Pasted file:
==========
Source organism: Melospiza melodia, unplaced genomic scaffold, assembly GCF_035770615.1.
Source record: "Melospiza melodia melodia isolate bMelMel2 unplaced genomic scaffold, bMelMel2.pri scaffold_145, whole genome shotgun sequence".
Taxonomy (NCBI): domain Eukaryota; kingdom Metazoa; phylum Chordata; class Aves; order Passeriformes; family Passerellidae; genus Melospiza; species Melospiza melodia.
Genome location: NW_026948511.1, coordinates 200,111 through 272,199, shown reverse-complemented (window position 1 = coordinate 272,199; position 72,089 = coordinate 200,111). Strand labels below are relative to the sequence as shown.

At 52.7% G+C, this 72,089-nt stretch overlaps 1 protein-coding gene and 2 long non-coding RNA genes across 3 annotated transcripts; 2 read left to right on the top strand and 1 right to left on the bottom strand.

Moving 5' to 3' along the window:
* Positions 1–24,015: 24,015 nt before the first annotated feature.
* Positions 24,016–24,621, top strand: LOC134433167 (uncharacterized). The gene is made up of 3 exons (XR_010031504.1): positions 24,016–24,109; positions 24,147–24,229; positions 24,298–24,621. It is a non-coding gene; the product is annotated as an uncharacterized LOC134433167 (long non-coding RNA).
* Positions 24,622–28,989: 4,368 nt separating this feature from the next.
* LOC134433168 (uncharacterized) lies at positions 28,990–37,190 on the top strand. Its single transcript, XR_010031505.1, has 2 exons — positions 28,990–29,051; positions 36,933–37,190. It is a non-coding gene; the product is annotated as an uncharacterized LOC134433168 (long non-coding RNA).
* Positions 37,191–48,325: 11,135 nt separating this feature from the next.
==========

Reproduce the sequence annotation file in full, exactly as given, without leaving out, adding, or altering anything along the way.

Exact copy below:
Source organism: Melospiza melodia, unplaced genomic scaffold, assembly GCF_035770615.1.
Source record: "Melospiza melodia melodia isolate bMelMel2 unplaced genomic scaffold, bMelMel2.pri scaffold_145, whole genome shotgun sequence".
Taxonomy (NCBI): domain Eukaryota; kingdom Metazoa; phylum Chordata; class Aves; order Passeriformes; family Passerellidae; genus Melospiza; species Melospiza melodia.
Genome location: NW_026948511.1, coordinates 200,111 through 272,199, shown reverse-complemented (window position 1 = coordinate 272,199; position 72,089 = coordinate 200,111). Strand labels below are relative to the sequence as shown.

At 52.7% G+C, this 72,089-nt stretch overlaps 1 protein-coding gene and 2 long non-coding RNA genes across 3 annotated transcripts; 2 read left to right on the top strand and 1 right to left on the bottom strand.

Moving 5' to 3' along the window:
* Positions 1–24,015: 24,015 nt before the first annotated feature.
* Positions 24,016–24,621, top strand: LOC134433167 (uncharacterized). The gene is made up of 3 exons (XR_010031504.1): positions 24,016–24,109; positions 24,147–24,229; positions 24,298–24,621. It is a non-coding gene; the product is annotated as an uncharacterized LOC134433167 (long non-coding RNA).
* Positions 24,622–28,989: 4,368 nt separating this feature from the next.
* LOC134433168 (uncharacterized) lies at positions 28,990–37,190 on the top strand. Its single transcript, XR_010031505.1, has 2 exons — positions 28,990–29,051; positions 36,933–37,190. It is a non-coding gene; the product is annotated as an uncharacterized LOC134433168 (long non-coding RNA).
* Positions 37,191–48,325: 11,135 nt separating this feature from the next.